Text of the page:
LAW 7064 - Intellectual Property Law (PG)

North Terrace Campus - Semester 1 - 2016

This course aims, through a treatment of laws relating to patents, trademarks, confidential information, copyright and other regimes, to examine the protection provided by the law in regard to ideas, inventions, information and other forms of creative effort. The course also aims to explore how the law deals with a particular problem, and how in solving that problem the law must balance interests and protect investment while taking into account the public welfare and technological developments. The course will explore the inter-relationship of the different regimes in the commercialisation or exploitation of intellectual property. Upon completion of the course, students will have a basic grounding in the law of the area, its limitations, policies and objectives, including the basic features of the various systems of protection.

  • General Course Information
    Course Details
    Course Code LAW 7064
    Course Intellectual Property Law (PG)
    Coordinating Unit Adelaide Law School
    Term Semester 1
    Level Postgraduate Coursework
    Location/s North Terrace Campus
    Units 3
    Contact Intensive
    Available for Study Abroad and Exchange Y
    Prerequisites Non-Law students must complete LAW 7111 & LAW 7085 or equivalent
    Assessment participation, assignments/research paper and/or exam as determined at first seminar
    Course Staff

    Course Coordinator: Professor Melissa de Zwart

    Course Timetable

    The full timetable of all activities for this course can be accessed from Course Planner.

    Thursday 3 March 2016 10am-4pm
    Friday 4 March 2016 10am-4pm
    Monday 7 March 2016 10am-4pm
    Tuesday 8 March  2016 10am-4pm
  • Learning Outcomes
    Course Learning Outcomes
    The course is intended to provide a concise overview of Intellectual Property Law. The main focus is on the function of IP in an innovation-driven modern market economy. We will analyse the role of IP law in the innovation cycle and examine selected issues in intellectual property that are currently posing particular challenges in the fields of patents, trademarks, confidential information and copyright. Students who complete this course should:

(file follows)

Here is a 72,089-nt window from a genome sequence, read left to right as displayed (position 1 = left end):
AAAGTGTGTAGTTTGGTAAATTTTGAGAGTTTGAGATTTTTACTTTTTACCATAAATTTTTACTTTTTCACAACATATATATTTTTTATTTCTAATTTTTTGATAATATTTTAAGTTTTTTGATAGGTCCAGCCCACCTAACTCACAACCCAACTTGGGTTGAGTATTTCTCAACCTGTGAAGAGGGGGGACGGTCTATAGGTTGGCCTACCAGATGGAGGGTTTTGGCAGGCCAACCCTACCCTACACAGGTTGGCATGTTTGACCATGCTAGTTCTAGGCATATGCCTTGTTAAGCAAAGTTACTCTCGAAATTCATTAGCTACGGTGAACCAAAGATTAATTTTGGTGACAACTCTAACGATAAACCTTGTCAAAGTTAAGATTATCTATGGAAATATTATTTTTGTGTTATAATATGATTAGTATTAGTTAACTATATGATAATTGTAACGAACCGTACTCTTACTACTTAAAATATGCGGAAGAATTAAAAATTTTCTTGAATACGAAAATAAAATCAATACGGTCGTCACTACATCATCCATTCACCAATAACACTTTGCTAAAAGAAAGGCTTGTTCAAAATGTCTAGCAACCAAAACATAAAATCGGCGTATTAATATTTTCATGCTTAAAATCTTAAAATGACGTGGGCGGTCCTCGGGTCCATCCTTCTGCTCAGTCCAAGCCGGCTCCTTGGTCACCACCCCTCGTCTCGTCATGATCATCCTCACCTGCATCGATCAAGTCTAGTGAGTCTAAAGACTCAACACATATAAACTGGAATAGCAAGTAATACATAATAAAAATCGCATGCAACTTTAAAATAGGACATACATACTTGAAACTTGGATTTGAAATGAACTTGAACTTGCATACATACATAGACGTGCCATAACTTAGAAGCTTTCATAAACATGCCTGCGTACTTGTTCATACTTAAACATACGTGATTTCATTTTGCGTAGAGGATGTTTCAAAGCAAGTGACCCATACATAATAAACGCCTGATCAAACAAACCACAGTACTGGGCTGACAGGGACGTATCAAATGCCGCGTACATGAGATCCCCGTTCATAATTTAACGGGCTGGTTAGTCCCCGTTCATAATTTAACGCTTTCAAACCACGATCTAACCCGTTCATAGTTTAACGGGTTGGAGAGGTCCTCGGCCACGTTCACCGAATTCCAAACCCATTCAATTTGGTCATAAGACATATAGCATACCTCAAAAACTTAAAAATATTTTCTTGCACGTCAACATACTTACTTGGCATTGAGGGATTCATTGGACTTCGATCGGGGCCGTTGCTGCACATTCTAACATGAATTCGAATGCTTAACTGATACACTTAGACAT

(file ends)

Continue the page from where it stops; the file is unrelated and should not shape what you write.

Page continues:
1. have developed a good knowledge of the great variety of intellectual property rights, as well as a comparison of their advantages and disadvantages;
    2. recognise that in solving these issues the law must balance interests and protect investment while taking into account the public welfare and technological developments;
    3. have a good understanding of the international context of the various IP regimes;
    4. be able to recognise and apply intellectual property issues raised in novel contexts and to develop a sustained original research project on an identified topic;
    5. understand the law relating to these issues and be able to identify and cite relevant primary sources of law (legislation, treaties and cases) and secondary sources (academic writing);
    6. be able to demonstrate high level critical thinking and problem solving skills;
    7. be able to discuss legal and policy issues related to intellectual property with and make a presentation to a group.
    University Graduate Attributes

    This course will provide students with an opportunity to develop the Graduate Attribute(s) specified below:

    University Graduate Attribute Course Learning Outcome(s)
    Deep discipline knowledge
    • informed and infused by cutting edge research, scaffolded throughout their program of studies
    • acquired from personal interaction with research active educators, from year 1
    • accredited or validated against national or international standards (for relevant programs)
    Critical thinking and problem solving
    • steeped in research methods and rigor
    • based on empirical evidence and the scientific approach to knowledge development
    • demonstrated through appropriate and relevant assessment
    Teamwork and communication skills
    • developed from, with, and via the SGDE
    • honed through assessment and practice throughout the program of studies
    • encouraged and valued in all aspects of learning
    Career and leadership readiness
    • technology savvy
    • professional and, where relevant, fully accredited
    • forward thinking and well informed
    • tested and validated by work based experiences